New rules offer timely boost to road safety
A package of measures to make our roads safer takes effect on Monday. Drink-drivers and new motorists are being specifically targeted. The move comes in the wake of several tragic accidents that have sparked calls for tougher penalties for traffic rule offenders. As timely as the steps seem in light of the outcry, they are in fact coincidental - lawmakers approved them last year after much public discussion.
In a matter of days, police will be able to give random breathalyser tests for drink-driving and those convicted of the offence will automatically have their licence suspended for at least three months. All new drivers will have to put probationary licence plates on their vehicles, will be more stringently regulated in their road use and will face tougher penalties if they commit traffic violations. These are not direct responses to the deaths of two teenage girls in a car driven by a 19-year-old that crashed in Yuen Long last Wednesday. Nor are they a reaction to the killing of six people when their taxi collided at Lok Ma Chau on January 23 with a truck that police say was driven by a man well over the legal alcohol limit. The incidents sparked calls for the prompt introduction of tougher penalties. As tragic as they were, knee-jerk reactions must not shape laws; care must be taken with the process and that means time and public discussion.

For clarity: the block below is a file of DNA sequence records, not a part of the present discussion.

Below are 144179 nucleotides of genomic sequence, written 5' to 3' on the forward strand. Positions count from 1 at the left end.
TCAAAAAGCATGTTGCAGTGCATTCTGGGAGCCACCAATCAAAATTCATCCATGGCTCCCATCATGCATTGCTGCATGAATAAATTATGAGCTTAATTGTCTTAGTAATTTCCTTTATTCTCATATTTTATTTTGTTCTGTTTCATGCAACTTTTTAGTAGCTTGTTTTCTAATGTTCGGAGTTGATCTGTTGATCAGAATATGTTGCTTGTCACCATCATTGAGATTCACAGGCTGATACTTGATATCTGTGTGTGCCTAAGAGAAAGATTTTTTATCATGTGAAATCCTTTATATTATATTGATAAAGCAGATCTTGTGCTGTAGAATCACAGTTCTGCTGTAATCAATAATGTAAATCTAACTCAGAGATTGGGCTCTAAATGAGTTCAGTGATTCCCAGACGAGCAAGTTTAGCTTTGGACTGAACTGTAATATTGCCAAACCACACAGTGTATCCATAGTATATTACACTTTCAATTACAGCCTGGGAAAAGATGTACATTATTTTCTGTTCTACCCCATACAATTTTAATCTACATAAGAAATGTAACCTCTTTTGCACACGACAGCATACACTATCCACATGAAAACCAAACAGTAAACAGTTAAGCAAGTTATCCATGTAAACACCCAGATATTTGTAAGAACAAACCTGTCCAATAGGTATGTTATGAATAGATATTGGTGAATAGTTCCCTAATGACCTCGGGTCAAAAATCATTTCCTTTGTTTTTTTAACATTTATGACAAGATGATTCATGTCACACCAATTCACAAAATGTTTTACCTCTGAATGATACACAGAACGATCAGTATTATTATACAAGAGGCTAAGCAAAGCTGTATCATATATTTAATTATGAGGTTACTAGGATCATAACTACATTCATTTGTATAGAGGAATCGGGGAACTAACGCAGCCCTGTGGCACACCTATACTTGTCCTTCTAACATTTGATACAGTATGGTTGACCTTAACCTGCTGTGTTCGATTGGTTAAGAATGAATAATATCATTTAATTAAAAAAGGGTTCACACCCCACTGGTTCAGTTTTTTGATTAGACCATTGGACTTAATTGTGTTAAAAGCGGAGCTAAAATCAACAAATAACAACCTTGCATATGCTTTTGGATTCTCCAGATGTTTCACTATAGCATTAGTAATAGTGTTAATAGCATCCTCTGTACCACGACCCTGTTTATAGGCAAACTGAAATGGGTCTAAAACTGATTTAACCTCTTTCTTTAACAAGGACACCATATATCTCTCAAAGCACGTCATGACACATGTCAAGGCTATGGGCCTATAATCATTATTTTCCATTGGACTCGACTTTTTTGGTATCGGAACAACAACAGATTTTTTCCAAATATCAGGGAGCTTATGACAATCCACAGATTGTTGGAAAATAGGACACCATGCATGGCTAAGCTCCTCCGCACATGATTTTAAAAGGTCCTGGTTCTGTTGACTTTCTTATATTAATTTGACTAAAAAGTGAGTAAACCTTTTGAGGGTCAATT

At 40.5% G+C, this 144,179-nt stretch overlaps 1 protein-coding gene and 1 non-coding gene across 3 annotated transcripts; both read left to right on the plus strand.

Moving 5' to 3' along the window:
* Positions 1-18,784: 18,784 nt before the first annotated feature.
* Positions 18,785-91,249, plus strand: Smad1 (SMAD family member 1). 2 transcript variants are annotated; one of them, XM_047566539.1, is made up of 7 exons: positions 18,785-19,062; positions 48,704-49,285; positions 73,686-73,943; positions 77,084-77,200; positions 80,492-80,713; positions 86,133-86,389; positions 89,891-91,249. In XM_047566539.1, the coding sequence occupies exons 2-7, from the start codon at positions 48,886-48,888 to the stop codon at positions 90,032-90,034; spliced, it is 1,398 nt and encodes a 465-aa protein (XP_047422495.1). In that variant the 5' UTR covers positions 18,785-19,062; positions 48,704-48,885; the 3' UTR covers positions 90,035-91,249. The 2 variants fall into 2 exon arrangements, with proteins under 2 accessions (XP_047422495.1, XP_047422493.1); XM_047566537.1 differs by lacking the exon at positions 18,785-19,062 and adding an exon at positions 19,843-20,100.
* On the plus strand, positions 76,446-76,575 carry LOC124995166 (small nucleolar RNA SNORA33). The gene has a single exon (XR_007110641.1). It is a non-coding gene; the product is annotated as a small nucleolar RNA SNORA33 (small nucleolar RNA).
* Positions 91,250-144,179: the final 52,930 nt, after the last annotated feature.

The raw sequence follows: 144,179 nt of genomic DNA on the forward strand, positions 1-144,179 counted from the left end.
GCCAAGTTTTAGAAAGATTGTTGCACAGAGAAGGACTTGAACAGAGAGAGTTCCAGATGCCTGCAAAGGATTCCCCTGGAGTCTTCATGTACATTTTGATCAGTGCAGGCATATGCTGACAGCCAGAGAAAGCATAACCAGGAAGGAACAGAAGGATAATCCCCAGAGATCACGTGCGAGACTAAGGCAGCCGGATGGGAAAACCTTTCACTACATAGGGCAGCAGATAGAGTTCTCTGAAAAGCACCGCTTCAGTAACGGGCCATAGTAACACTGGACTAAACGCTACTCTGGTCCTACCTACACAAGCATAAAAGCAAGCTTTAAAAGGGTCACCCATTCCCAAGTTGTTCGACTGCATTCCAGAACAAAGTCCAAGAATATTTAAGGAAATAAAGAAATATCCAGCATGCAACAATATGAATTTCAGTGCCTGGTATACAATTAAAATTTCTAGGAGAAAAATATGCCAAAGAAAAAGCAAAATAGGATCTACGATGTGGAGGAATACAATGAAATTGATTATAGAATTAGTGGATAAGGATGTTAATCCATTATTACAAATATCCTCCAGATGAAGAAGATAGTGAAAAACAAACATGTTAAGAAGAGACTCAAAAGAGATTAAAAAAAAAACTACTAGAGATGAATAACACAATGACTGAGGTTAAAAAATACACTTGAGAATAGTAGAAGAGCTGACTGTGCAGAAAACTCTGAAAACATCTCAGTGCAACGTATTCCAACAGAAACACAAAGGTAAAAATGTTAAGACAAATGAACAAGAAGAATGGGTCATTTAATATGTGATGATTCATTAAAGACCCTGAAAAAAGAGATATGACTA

That said, we should not have to wait for horrific traffic accidents to happen before we act. Hong Kong has been slow to take bad driving seriously. Random breath tests and P plates for new drivers have long been normal in other developed societies. We raised the maximum penalty for dangerous driving causing death from five to 10 years last July; in some jurisdictions, authorities have increased it to 14 years or are considering doing so.
The new regulations are much needed. Like all laws, we need to see how they are working before reviewing them. But as much as there is a need for road rules and penalties for offenders, education and policing are as important. Vehicles in the wrong hands are dangerous weapons. Every effort has to be made to ensure that poor driving is punished - even if it does not lead to a bad accident.